Debbie Currie said, “Applying for the scholarship during the first year of my first professional job got the USAIN Conference on my radar early on, and with the help of my mentor at LSU, I was able to submit and present my first professional paper at the 1995 Conference. This was incredibly important to getting my career off to a solid start because I was in a tenure-track position. Getting that first paper under my belt gave me to confidence to move on a try other things, including running for office in both USAIN and AgNIC. Further on down the line, I also became active in IAALD, serving as the IAALD Editor for ten years. I trace all of those accomplishments and successes back to conversations I had with Toni Greider early on (as well as many, many subsequent ones, of course), and her encouragement to apply for a USAIN Conference Scholarship certainly helped get the ball rolling on what will soon be a 20-year career as an agriculture librarian. Thank you, Toni, and THANK YOU, USAIN!” Debbie went on to say, “USAIN is fabulous! AgNIC and IAALD have also found their way into my heart as well, but USAIN will always be my first love :) “
Noël Kopriva was encouraged to apply for the scholarship by another librarian at her university. Noël said, “I was a new librarian and feeling very much a novice, as well. The scholarship made it possible for me to attend and meet so many wonderful professionals who have mentored me as an agriculture librarian and information professional more generally. I depend on USAIN for information about what’s important in the field, for friendships and support, and for the opportunity to play a biannual game of cornhole.”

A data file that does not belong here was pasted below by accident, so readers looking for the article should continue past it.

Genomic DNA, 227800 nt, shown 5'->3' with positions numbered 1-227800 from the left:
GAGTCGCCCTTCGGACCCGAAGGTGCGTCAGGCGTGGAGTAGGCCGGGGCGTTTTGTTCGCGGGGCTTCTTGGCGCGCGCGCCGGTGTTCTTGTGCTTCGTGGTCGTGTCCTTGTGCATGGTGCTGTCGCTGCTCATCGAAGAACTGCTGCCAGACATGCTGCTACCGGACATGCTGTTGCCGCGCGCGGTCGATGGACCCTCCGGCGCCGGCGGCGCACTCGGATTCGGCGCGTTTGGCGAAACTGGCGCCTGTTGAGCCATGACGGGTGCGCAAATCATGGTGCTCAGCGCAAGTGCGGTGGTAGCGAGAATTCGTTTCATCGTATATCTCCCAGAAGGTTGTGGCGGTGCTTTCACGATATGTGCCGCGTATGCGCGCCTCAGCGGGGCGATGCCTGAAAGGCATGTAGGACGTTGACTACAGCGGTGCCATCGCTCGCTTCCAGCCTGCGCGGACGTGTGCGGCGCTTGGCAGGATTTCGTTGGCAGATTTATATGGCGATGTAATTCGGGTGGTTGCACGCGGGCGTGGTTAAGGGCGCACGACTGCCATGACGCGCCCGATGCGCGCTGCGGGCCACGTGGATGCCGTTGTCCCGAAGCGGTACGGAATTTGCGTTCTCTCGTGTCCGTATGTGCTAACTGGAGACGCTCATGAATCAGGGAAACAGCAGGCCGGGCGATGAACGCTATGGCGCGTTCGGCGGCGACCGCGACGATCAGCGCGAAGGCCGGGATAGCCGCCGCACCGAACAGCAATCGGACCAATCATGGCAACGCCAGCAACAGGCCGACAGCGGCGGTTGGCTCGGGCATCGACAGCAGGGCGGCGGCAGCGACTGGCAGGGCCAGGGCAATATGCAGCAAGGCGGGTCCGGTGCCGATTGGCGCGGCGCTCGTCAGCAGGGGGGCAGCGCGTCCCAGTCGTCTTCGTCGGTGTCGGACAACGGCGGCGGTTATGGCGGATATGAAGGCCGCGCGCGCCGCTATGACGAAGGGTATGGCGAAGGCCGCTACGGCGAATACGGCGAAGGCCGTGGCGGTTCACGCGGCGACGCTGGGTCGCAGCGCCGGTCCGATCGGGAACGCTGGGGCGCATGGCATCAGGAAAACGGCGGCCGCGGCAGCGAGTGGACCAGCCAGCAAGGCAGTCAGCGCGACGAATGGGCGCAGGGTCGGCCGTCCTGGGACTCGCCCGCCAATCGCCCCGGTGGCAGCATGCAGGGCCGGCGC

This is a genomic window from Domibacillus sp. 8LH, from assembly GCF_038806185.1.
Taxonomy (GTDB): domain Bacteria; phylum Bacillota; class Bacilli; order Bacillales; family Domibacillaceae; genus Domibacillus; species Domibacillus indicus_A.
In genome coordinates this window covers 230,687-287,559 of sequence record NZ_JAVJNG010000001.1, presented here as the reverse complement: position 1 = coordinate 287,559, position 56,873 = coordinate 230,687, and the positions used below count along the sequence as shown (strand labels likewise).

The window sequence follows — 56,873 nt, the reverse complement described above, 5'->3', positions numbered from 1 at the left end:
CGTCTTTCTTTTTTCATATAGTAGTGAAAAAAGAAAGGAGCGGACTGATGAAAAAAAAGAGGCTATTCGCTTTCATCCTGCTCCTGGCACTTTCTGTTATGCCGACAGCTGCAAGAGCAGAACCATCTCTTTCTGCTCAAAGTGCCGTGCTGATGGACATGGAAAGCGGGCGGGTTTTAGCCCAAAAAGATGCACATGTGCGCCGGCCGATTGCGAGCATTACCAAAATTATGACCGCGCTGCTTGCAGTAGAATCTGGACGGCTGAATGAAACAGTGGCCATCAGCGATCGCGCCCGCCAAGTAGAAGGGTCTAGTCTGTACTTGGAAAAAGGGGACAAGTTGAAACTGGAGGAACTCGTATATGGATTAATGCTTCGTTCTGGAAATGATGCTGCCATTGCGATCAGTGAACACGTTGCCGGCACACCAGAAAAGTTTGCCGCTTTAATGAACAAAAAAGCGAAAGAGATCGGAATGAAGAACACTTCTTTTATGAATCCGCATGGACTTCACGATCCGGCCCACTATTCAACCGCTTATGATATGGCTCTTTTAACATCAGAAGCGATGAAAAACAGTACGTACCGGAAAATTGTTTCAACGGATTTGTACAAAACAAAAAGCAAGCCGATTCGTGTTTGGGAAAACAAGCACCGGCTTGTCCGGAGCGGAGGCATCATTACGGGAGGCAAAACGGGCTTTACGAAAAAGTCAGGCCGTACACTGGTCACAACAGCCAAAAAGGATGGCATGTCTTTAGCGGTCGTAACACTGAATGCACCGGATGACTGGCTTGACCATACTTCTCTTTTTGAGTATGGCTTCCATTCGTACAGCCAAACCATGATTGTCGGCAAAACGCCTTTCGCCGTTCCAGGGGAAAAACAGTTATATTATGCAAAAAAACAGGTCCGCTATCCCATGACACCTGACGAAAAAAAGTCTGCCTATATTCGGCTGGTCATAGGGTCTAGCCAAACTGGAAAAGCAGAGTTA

Innocent Awasom remarked, “I had just moved to the States and was liaison to the college of agriculture and connecting with kindred spirits in a National Agricultural Information Network was the most logical thing to do to enhance my professional competency through networking, sharing best practices/comparing notes and socializing. The scholarship was an added bonus as it came about because my conference paper was selected for presentation at the conference.” The scholarship made a difference to Innocent. He “…had great exposure to colleagues in other institutions, connected via the list serve and eventually landed a new job thanks to gleaning the information at the conference. No man is an island and we can only know so much! Being affiliated to such a vast network such as USAIN is an important resource for all your professional needs – just an email or a phone call away and the friendships and camaraderie formed over the years are really priceless! I have gotten the opportunity to visit many places that would have otherwise been impossible without my USAIN membership.”